The Words is a literary production in which Sartre plays with words about what it must be like to be a child with a fifty-nine-year-old's perspective. It is an incredibly beautiful production, as great an autobiography as any written in this century. Yet there is something sad about the creativity. It is sad because this mild cynic wished above all to grip naked reality. He ends up with new fantasies between his hands, fantasies that rushed in to take the place of vulgar illusions the existentialists hoped to strip away.
The fantasies through which we wander in The Words are wonderfully treated, for Sartre is a writer of frightening soft power. They often catch something in the preconscious of the reader and they hold it as the shock of recognition floods in. But while a portion of these fantasies are conscious and intended, most of them are not. Sartre has, for example, to some degree, the illusion of having experienced a perfect infancy. Because his father died when he was very young, Sartre believes he escaped the burden of Oedipal difficulties stemming from father-son competition:
There is no good father, that's the rule. Don't lay the blame on men but on the bond of parternity, which is rotten. To beget children, nothing better; to have them, what iniquity. Had my father lived he would have lain on me at full length and would have crushed me. As luck had it, he died young. Amidst Aeneas and his follows who carry their Anchises on their backs, I move from shore to shore, alone and hating those invisible begetters who bestraddle their sons all their life long.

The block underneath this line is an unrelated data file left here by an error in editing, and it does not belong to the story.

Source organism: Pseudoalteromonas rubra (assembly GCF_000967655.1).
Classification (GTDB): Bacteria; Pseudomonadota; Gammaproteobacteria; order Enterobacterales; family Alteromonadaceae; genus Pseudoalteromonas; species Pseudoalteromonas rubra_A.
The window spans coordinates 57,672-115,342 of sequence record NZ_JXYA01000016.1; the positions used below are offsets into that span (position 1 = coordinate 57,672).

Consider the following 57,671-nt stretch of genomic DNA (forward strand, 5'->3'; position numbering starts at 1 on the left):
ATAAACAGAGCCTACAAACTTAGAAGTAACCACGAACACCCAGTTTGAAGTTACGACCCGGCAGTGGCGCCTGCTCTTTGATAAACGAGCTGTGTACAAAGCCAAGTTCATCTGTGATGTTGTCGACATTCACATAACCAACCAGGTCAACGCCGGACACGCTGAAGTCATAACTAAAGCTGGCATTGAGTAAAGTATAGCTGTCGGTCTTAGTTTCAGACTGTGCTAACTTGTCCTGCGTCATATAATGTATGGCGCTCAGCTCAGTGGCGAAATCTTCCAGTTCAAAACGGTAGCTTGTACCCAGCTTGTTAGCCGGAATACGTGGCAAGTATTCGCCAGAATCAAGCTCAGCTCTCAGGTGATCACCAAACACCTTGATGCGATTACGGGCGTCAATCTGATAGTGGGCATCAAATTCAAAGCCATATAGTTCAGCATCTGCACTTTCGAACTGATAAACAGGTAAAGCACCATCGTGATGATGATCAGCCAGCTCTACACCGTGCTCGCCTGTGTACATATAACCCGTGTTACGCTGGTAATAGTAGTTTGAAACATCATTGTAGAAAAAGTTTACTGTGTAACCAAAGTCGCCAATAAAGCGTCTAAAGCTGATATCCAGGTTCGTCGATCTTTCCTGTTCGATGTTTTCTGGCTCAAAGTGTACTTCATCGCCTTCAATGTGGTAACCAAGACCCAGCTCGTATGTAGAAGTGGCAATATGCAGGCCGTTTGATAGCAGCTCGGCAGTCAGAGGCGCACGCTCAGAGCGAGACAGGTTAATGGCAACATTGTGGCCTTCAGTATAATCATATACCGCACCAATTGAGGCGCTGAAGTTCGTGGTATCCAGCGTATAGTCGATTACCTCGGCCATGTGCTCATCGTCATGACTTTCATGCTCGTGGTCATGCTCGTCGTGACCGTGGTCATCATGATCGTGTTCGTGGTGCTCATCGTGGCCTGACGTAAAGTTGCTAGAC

Whether or not Sartre is entirely serious in these passages, it is sufficiently interesting psychoanalytically that they occur to him. He calls his father's death "the big event of my life: it sent my mother back to her chains and gave me freedom." Freedom from what? From the necessary difficulties that parenthood (not just fatherhood) brings to every member of the family? Certainly Sartre's later life with his mother and Simone de Beauvoir hardly convinces anyone that he escaped so unscathed.
When Sartre dies, his works will mark him as one of the most exciting subjects for psychobiography in recent times. This dreamlike, enchanting story will be one of the books that his students will study carefully. And although his philosophical works may appear for a long time to be the most important part of what he wrote, the autobiography might well emerge in the end as Sartre's enduring writing. The Words covers only one-sixth of Sartre's life--completing the work will be an exhausting task. Yet one senses that Sartre realizes his life is the most important source for his mature creativity. The rest of the autobiography may have first priority on his time.
Unfortunately this reviewer cannot convey to you how extraordinarily well-written and alive Sartre's prose in The Words is. The book is the testament of a persevering genius, a writer who labors over his words until they reflect precisely his thoughts, which were clear before he began the process of writing. Now he has turned to the subject he cares most about--himself. The vitality and art with which he speaks of his life are extraordinary